Carrie Elkin is the one (scheduled) repeat performer from last year's fest, and I couldn't have been happier about that. She is perhaps my favorite find from last year. She has a powerful, clear, gorgeous voice. She's this tiny little thing, and she opens her mouth and just blows me away. She had Andrew, Anthony, and Raina on stage with her for most of the set, but ended it with a solo, a cappella, unplugged performance of "Amazing Grace" that was just stunning. In addition to her considerable musical talent, she also was an entertaining emcee on day one. And she wears super cute dresses. She'll be performing at the Landmark Center in St. Paul on Sept. 16 with her lover (as she likes to say) Danny Schmidt. Danny's an amazing songwriter, a poet really, and Carrie has a voice like no other. If you're free that night and in the area, you really should check them out.
Andrew Pressman, Anthony da Costa, A.J. Roach, Raina Rose
I first heard A.J. Roach sing at the campfire at the end of day one, but didn't get the full experience until day two. He has this crazy weird brilliant voice that I can't even begin to describe. Our day two emcee, J Matt, said it best - mesmerizing. Something about it just draws me in. His songs are kind of dark and twisty; at one point he asked the audience, "is this too weird for you?" It's just the right amount of weird for me. I listened to his most recent release, Pleistocene, on the drive home, which features a haunting song I first heard at the campfire, "The Poet."
Tom Murphy and Connor Garvey
Next we had a "surprise treat." Connor Garvey, who was at last year's fest, wasn't on the line-up for this year but just couldn't stay away. He stopped by after a gig in Duluth the night before and sang a few songs from his just released album Where Ocean Meets Land. He's another one whose music just makes me happy when I listen to it. Anthony demanded that Connor sing "Soul on the Line" at the campfire, which turned into a sing-along. He almost lost control of the song when everyone wanted to keep singing the chorus even when it was time for the bridge! He's coming back to Minnesota this fall and will be performing on October 22 at the Ginkgo Coffeehouse in St. Paul.
Anthony da Costa and Grace Pettis
Grace Pettis has a lovely voice, and writes really thoughtful, beautiful songs. She's another young one, and she sounds youthful and hopeful, but also plaintive at times, as in the song "Haley's Comet," which she wrote about her parents' divorce. She's from Alabama, but like a lot of people in this group, has spent some time in Texas. She wrote a beautiful song called Abilene inspired by the name of the town. Grace has won a few up-and-comer songwriting awards, so she's one to watch as well.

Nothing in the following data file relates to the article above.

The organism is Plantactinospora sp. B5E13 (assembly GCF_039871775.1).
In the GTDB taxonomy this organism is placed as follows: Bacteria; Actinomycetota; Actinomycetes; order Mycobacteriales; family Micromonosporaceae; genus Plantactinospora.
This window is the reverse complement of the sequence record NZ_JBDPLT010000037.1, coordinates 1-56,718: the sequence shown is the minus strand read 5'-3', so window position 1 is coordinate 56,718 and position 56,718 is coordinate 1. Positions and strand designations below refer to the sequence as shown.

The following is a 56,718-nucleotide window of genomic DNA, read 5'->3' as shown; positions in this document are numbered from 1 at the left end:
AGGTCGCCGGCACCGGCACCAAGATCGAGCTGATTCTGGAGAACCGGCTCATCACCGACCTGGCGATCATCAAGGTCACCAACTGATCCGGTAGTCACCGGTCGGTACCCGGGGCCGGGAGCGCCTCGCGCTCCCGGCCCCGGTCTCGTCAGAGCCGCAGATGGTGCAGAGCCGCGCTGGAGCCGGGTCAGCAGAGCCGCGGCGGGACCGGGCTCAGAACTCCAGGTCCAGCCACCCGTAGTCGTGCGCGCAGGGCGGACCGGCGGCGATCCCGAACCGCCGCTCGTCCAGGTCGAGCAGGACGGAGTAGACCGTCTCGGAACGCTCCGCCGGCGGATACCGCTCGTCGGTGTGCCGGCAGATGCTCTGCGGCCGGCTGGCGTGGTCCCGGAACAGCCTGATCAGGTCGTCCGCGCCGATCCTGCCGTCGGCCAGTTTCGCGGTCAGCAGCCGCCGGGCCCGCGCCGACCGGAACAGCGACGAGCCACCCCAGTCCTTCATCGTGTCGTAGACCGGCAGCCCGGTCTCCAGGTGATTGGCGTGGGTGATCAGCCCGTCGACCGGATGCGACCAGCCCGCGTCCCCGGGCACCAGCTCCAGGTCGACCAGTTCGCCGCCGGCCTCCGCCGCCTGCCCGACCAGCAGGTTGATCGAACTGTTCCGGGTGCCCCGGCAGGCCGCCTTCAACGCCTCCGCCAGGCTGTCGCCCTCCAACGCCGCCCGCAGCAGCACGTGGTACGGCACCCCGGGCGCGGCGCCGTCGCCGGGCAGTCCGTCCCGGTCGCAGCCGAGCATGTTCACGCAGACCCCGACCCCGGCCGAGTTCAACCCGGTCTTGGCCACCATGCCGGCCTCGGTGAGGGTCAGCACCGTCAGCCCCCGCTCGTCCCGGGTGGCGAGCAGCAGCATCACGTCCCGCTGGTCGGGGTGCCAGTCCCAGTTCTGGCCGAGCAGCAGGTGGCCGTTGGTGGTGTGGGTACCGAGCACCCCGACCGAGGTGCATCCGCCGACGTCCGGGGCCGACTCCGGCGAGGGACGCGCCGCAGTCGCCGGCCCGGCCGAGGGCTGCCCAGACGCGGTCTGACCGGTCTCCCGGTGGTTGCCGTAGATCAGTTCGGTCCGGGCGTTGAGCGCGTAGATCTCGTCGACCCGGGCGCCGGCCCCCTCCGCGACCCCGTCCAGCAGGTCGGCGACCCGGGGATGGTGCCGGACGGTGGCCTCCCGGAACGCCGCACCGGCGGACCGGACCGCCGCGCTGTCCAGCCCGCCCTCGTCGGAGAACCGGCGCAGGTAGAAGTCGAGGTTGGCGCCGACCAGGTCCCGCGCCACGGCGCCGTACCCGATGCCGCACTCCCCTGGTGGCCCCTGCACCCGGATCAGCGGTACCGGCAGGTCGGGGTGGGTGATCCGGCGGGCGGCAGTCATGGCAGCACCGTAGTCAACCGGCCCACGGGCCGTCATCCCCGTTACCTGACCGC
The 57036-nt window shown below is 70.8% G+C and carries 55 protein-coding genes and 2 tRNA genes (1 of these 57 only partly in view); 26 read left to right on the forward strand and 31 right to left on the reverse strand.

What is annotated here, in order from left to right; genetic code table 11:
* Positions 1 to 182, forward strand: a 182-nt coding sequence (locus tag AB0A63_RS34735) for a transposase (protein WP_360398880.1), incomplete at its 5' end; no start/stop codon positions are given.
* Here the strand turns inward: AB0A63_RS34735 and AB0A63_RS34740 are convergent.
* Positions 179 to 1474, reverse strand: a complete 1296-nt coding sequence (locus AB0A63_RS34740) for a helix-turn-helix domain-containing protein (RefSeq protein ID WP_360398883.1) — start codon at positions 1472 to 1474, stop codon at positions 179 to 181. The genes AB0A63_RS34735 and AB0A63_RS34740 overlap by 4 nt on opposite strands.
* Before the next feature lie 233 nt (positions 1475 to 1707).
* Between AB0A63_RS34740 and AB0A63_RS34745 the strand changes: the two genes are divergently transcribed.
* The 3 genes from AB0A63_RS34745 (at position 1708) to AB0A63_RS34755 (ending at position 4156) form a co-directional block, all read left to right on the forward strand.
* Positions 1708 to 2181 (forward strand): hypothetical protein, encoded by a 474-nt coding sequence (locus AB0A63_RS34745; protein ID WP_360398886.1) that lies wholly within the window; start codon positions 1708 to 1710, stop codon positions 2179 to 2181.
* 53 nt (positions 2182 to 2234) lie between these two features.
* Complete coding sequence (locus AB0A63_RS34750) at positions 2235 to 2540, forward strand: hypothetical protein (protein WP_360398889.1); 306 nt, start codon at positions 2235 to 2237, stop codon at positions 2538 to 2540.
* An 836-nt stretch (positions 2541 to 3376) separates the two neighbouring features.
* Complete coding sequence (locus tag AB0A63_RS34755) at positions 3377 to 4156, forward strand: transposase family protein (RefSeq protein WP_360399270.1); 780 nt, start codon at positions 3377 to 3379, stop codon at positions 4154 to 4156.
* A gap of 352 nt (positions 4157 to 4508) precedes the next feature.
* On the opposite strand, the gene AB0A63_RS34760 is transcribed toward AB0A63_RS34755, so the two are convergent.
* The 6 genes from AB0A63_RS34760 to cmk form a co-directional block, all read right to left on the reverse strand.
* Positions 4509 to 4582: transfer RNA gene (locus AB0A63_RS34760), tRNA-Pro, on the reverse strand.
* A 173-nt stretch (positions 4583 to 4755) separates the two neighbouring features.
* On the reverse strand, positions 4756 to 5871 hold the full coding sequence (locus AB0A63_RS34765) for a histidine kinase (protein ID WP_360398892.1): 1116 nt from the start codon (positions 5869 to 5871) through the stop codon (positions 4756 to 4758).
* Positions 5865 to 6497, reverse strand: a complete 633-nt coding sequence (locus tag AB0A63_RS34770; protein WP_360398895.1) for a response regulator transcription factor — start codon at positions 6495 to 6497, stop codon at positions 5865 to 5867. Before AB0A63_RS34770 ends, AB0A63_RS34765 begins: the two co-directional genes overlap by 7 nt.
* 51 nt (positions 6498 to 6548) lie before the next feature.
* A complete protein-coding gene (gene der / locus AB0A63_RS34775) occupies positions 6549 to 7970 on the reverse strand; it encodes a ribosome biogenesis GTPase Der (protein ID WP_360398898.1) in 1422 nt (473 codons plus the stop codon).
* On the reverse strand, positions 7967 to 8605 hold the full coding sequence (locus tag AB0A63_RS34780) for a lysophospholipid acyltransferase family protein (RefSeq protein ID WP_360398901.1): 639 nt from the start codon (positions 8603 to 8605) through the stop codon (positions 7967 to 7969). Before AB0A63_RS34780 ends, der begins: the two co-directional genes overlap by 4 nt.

Ray Bonneville shares a label with Carrie Elkin and Storyhill - Red House Records, based in St. Paul. They recently released their second tribute album to another Minnesota folk singer, Bob Dylan. Ray and Storyhill are both featured on A Nod to Bob 2, and it's fabulous. I think it's safe to say that Ray is the veteran of this group, and it shows. He has a rootsy, bluesy sound and was switching back and forth between multiple different guitars and harmonicas. He sings his story-songs as if he's lived them.
Chris Cunningham and John Hermanson, aka Storyhill
I could listen to Storyhill all day every day and never tire of it. I don't know why that is. Maybe it's their gorgeous harmonies (as Garrison Keillor said, they're "setting a new high standard for male duet harmony"). Maybe it's the songs they write that capture a specific place or feeling. Maybe it's the camaraderie that Chris and Johnny share from singing together since they were kids. But whatever it is, they have won over a legion of loyal fans, of which I am only one. They played for about 90 minutes or so at the end of each day, singing old favorites (even a few I'd never heard, being a relatively recent convert) as well as selections from their newest CD Shade of Trees. On the second night Johnny gave the audience permission to sing along, which was all I needed to join in (especially after a few beers from an excellent local brewery). Too many favorite songs to mention, but "Steady On," their anthem (as Chris put it), is always thrilling to hear. And a little bit sad, because it always signals the end of the concert. But in this case, the end wasn't the end. The music continued at the campfire.
There's something about campfires. You can just stare at the fire and get lost in it. I find that there's also something wonderful about the unamplified human voice. It's always my favorite moment of any concert if the artist puts the mic down to sing a song. So when you combine a campfire and the human voice, magic happens. The musicians gather around the large campfire, with festival attendees behind them (although the divide is blurred at this festival in general and at the campfire in particular). They take turns singing, usually something they've written but occasionally covers. Passing guitars and capos (a word I learned last year) around the circle, backing each other up on guitar, mandolin (Tom Murphy was another unscheduled attendee and can play along with anything), harmonica, or vocals. The night sky overhead was littered with stars that you never see in the city, and the call of the loons on the nearby lake mingled with the music. Magical. There's no better word to describe it.
I'll leave you with "The Storyhill Band" singing a Storyhill song, "Sacramento." Chris and Johnny are joined by Andrew on bass, Anthony on electric guitar, and the sirens Raina and Carrie on vocals. To see even more videos from Storyhill Fest, including a clip from the campfire, visit the Cherry and Spoon youtube channel. And if you don't have any plans for next Labor Day, consider attending Storyhill Fest 2012. It's not 100% for certain yet, but my fingers are crossed that they'll be back. And so will I. Steady on.